- The last line of destroy should be the sentence: codestroy''
- Place any information needed to create the given class instance in a noun e.g. InitializingInfo.
Now you can create an instance of myClass as follows
TheInst =: InitializingInfo conew 'myClass'
This creates a new numbered locale, whose search path is altered to include the shared namespace: myClass. (It already includes the namespace: z.)
This new locale is the class instance.
The id of this locale (a boxed string of digits) gets assigned to a noun: TheInst, where you can later refer to it, e.g. to destroy the instance.
- To access a noun: myAttr belonging to the instance, use the object locative: myAttr__TheInst .
- Likewise, to run a verb: myMethod belonging to the instance, use the object locative: myMethod__TheInst y .
- Alternatively, if you discover the value of TheInst is <,'4' say, (signifying 4 is the "number" of the numbered locale) then you can refer to these two entities like this:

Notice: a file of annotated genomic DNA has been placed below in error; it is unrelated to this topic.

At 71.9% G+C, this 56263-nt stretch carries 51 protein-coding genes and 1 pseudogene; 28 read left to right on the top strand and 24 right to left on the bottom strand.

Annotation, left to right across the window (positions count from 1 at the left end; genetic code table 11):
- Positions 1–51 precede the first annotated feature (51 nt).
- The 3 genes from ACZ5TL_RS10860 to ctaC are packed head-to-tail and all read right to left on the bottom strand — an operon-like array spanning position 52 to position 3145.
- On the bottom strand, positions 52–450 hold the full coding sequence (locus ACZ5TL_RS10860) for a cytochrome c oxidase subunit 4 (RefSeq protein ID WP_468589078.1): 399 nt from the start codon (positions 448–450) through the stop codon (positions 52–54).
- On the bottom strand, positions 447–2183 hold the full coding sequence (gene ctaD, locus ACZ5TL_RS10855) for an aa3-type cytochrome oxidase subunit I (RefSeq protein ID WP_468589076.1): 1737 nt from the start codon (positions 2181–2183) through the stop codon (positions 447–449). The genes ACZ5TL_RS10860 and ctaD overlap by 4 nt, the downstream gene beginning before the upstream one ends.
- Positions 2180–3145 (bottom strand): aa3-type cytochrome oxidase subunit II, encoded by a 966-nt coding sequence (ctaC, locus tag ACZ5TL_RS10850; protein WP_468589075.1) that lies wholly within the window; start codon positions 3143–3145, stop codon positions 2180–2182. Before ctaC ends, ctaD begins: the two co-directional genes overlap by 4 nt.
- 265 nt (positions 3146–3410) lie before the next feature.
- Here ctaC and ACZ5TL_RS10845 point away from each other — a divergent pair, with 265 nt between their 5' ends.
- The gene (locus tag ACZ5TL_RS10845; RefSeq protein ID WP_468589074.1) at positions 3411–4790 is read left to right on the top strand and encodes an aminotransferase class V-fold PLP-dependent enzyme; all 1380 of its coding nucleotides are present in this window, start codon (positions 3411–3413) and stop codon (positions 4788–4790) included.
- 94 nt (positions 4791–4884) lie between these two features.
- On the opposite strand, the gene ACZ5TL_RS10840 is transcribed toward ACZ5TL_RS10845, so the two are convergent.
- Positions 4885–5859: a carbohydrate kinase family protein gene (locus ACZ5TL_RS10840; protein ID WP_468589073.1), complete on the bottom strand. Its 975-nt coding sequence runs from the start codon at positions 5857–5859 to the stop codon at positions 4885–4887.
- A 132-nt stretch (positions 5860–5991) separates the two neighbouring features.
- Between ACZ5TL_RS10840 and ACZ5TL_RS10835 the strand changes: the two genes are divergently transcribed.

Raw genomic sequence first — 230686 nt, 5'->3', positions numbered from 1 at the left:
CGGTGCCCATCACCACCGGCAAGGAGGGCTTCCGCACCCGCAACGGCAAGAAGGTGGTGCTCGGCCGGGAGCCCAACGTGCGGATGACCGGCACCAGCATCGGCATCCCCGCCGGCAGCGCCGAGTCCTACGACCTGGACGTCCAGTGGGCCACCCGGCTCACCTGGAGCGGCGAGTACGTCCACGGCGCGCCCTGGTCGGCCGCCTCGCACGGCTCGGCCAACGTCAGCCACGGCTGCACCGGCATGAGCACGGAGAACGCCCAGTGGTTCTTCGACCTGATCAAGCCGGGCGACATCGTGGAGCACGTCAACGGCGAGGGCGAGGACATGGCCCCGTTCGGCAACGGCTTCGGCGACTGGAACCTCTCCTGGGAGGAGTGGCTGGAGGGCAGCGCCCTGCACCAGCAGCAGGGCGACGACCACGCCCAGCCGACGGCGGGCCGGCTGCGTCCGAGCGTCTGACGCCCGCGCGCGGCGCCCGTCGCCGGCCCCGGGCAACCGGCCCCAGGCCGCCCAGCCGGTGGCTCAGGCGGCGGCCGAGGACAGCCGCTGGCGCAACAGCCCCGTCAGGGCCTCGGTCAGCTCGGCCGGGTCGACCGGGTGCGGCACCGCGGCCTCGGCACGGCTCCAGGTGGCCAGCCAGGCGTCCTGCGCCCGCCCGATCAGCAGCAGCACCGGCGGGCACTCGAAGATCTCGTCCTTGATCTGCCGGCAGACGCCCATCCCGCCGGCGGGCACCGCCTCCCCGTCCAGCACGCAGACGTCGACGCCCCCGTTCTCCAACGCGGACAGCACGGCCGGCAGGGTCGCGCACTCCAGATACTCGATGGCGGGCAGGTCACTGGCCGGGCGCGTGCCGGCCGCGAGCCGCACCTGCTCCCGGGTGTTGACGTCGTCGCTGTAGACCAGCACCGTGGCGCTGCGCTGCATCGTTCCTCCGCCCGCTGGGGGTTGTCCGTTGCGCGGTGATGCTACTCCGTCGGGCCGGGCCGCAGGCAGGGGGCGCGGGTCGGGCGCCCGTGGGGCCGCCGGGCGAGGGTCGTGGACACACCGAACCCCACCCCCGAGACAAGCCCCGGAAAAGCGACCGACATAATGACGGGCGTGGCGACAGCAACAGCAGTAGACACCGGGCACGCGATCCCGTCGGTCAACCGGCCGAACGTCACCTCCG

- myMethod_4_ y
- To destroy the instance call: destroy__TheInst''
The only thing that makes the new instance an instance of myClass (rather than some other class) is its search path. conew sets the search path in the new instance to include the locale of the class, followed by any other locales in the class's search path, followed by z.
Actually, numbered locales have the same features as named locales, but they are designed to use less memory.
The J6.02 IDE itself (JWD) uses numbered locales as class instances, as outlined above, to support an indefinite number of copies of the IJS window (j602). It is easy to study and makes a good reference example of an object-oriented "application" written in J.
The J8.02 IDE (JQt), on the other hand, uses a single window for all opened scripts, putting each script in a separate tab. Opening a new script does not create a new locale.
This avoids having to invent a name for each new locale, or even bother finding the next available number, bearing in mind that id numbers of destroyed class instances can't be reused.
You can use the same technique yourself to create and manage multiple instances of your own classes.